Hungry Jacks public wi-fi goes national

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Hungry Jacks public wi-fi goes national

Fast food franchise Hungry Jacks has begun rolling out free wireless hotspots to 340 locations around Australia in hopes of gaining an advantage over its competitors. 

Visitors to Hungry Jacks stores will be given free 30-minute sessions with 100 MB of downloads over any of the hotspots, but can access an hour-long wireless session in exchange for email registration and a short survey.

The rollout follows an 18-month trial of the service in four Victorian Hungry Jacks stores, which parent company Competitive Foods Australia's IT manager Joey Butler indicated was "very convincing".

"We had a fantastic uptake on it," he said.

Before going ahead with the national rollout, however, Competitive Foods undertook research around wireless services offered by competing fast food giants such as McDonald's in order to provide a better service.

Butler said staff had trawled online forums and garnered customer reactions to existing wireless services in an effort to improve on the experience for the Hungry Jacks rollout.

"There was a lot of criticism about the speed [of competing services] so we decided to make changes around the maximum amount of users on actual ADSL2+ services," he said.

"They were just allowing anyone on at any time, there was no quality of service. If someone was downloading, it would affect the service of someone who was just reading an online article."

The national Hungry Jacks rollout, managed under a $6 million, three-year telecommunications contract with Primus, saw Aruba 802.11n hotspots installed at each of the 275 stores wholly owned by Competitive Foods Australia.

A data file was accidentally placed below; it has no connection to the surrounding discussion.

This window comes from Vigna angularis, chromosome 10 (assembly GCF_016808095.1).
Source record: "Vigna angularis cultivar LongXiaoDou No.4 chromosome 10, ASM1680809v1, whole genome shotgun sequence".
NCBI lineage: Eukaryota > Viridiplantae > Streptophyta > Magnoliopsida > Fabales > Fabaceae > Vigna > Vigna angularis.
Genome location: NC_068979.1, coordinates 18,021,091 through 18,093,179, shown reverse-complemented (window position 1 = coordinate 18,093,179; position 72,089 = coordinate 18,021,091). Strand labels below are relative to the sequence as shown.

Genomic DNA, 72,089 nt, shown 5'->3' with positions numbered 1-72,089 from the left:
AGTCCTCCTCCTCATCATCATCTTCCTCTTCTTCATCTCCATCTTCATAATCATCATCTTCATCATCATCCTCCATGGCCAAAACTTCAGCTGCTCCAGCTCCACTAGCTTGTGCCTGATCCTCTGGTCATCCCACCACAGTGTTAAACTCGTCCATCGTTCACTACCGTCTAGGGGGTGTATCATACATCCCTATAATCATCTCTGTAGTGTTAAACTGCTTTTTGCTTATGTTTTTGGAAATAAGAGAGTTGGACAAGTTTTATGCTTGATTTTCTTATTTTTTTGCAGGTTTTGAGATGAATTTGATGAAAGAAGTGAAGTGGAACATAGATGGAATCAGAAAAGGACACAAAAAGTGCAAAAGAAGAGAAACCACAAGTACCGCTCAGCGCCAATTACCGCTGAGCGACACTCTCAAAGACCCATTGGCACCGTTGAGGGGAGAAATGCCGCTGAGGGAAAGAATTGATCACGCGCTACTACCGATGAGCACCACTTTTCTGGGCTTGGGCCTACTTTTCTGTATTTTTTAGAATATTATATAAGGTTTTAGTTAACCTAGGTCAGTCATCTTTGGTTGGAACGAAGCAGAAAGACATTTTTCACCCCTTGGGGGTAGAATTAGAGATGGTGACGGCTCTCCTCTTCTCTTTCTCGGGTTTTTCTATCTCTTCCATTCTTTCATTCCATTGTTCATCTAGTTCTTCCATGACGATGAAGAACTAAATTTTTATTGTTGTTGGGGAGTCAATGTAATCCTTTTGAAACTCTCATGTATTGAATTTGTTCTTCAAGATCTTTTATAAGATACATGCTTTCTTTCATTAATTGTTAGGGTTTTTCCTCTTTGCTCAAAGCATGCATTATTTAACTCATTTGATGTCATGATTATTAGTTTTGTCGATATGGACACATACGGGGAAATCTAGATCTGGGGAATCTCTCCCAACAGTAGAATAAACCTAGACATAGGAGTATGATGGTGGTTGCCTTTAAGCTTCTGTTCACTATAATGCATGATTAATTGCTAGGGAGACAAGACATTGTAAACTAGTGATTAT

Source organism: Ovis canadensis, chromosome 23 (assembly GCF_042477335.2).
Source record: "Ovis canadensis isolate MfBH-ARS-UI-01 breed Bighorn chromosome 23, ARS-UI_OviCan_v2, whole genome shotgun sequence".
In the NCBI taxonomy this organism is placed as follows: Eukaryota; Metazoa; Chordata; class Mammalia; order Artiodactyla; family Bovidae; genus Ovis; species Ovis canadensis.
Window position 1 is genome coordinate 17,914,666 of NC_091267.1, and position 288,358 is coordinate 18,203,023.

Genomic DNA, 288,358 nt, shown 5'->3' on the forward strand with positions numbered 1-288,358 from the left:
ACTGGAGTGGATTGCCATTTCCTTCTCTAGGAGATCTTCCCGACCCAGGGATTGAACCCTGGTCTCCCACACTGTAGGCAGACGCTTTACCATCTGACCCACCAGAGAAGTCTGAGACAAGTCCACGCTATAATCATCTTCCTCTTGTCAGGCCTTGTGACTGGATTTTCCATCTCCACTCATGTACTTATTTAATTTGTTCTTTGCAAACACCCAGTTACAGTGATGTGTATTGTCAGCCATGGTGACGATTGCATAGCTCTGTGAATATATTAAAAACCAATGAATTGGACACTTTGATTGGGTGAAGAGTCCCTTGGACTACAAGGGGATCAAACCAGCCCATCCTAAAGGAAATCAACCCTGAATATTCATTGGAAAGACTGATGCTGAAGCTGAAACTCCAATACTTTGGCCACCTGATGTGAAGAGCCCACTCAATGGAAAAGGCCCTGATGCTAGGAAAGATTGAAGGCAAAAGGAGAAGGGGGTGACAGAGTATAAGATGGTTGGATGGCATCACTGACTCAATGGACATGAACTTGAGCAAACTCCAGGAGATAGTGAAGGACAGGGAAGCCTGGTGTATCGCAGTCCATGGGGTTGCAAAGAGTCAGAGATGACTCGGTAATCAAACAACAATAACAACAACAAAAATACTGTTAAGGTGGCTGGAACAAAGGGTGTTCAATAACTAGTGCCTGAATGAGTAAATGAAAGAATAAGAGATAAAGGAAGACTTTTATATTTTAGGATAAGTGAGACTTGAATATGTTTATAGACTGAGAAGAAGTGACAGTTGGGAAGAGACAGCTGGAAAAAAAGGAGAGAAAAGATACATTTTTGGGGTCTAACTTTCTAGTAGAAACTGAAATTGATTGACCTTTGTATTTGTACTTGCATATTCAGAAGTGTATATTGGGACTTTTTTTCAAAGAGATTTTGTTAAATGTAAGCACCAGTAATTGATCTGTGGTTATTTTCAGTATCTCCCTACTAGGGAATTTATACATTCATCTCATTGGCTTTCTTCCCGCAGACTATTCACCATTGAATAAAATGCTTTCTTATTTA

Store internet connections were upgraded to ADSL2+ connectivity.

In an effort to improve the experience for customers on the hotspots, each store's wireless connection is limited to 20 simultaneous users evenly distributed to maximise bandwidth over the ADSL connection.

Requiring user sign-ups for longer, one-hour sessions will also ensure individual users do not saturate the connection.

"We haven't reached 20 users at one time yet... so every user has been allocated their fair share of the bandwidth," Butler said.

Rollout to most of the remaining 65 franchised Hungry Jacks stores will be completed this month, pending approval by franchise managers.

The Western Australian-based company is also planning to pitch installation of a similar wireless service in the 42 KFC stores it franchises from Australian parent company Yum! Restaurants.

The wireless service is managed entirely by Primus under the contract, which also covers the ADSL upgrades and rollout of hosted IP telephony to 500 users across the company.

Butler said the company had moved to further change management of telecommunications to Primus, while its 12 internal IT staff concentrate on helpdesk, franchise support and finance development responsibilities.

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